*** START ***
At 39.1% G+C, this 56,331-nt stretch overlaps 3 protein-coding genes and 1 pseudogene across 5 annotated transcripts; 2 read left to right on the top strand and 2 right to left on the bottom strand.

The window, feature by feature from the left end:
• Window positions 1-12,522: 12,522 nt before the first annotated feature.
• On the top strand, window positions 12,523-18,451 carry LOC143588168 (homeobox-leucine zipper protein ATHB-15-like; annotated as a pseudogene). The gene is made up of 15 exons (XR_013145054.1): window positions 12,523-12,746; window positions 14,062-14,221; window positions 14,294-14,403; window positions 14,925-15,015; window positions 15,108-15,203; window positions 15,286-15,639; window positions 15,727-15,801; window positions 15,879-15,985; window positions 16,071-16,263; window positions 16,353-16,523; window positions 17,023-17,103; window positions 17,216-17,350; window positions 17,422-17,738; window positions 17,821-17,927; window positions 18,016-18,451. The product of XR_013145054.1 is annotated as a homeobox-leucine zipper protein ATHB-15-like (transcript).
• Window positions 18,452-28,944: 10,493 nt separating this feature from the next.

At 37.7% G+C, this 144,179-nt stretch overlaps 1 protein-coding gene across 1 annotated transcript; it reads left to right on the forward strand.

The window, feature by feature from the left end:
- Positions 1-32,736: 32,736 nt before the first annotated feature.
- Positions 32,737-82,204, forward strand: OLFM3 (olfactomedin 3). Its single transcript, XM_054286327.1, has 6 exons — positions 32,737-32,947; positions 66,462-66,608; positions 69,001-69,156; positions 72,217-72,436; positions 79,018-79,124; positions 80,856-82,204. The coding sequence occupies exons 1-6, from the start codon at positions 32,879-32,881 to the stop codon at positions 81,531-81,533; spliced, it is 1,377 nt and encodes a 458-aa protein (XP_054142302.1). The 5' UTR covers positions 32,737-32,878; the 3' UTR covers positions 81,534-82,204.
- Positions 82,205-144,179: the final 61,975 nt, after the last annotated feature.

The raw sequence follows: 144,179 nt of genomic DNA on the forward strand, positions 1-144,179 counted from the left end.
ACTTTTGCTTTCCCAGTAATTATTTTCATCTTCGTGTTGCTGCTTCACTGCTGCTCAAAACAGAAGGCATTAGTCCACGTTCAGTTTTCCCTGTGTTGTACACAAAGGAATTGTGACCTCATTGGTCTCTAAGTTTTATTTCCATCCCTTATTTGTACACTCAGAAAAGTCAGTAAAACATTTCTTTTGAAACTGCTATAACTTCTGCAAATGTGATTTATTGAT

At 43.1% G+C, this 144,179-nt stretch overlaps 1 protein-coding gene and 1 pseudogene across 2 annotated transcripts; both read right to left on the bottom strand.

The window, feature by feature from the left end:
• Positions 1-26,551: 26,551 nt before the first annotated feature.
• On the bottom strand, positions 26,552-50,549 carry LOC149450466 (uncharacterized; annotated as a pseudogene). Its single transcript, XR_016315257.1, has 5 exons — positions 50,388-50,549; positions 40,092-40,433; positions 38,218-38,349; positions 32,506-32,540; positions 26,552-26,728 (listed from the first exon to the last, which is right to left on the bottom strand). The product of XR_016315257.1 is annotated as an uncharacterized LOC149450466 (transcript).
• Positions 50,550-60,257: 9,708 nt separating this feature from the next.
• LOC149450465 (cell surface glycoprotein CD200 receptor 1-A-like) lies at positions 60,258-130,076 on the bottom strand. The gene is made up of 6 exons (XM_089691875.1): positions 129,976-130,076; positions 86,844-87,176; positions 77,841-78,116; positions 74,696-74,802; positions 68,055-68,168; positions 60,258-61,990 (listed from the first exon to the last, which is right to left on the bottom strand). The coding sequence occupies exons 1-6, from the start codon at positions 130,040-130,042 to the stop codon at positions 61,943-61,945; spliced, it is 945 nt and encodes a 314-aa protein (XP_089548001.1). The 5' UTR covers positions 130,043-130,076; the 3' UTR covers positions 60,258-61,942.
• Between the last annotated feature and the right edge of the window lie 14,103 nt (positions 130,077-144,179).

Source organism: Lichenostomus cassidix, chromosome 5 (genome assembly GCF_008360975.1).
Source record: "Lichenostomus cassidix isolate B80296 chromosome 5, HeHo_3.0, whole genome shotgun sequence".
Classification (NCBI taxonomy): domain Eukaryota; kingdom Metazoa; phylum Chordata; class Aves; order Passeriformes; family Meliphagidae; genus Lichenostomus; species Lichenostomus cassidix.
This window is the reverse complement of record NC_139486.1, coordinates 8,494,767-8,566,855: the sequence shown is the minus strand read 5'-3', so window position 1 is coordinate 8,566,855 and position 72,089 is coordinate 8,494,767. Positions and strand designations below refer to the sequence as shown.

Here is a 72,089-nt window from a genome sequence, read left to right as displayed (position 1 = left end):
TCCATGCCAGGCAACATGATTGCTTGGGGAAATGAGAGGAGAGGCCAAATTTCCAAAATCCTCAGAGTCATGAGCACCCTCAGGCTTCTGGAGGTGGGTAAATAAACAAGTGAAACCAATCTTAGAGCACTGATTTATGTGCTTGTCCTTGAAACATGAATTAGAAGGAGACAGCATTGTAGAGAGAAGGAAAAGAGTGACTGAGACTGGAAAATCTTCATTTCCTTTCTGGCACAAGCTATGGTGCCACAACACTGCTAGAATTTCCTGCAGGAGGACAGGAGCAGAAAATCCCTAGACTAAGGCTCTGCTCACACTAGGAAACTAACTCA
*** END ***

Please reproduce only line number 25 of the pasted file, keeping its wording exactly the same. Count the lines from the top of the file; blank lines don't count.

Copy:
TCCATGCCAGGCAACATGATTGCTTGGGGAAATGAGAGGAGAGGCCAAATTTCCAAAATCCTCAGAGTCATGAGCACCCTCAGGCTTCTGGAGGTGGGTAAATAAACAAGTGAAACCAATCTTAGAGCACTGATTTATGTGCTTGTCCTTGAAACATGAATTAGAAGGAGACAGCATTGTAGAGAGAAGGAAAAGAGTGACTGAGACTGGAAAATCTTCATTTCCTTTCTGGCACAAGCTATGGTGCCACAACACTGCTAGAATTTCCTGCAGGAGGACAGGAGCAGAAAATCCCTAGACTAAGGCTCTGCTCACACTAGGAAACTAACTCA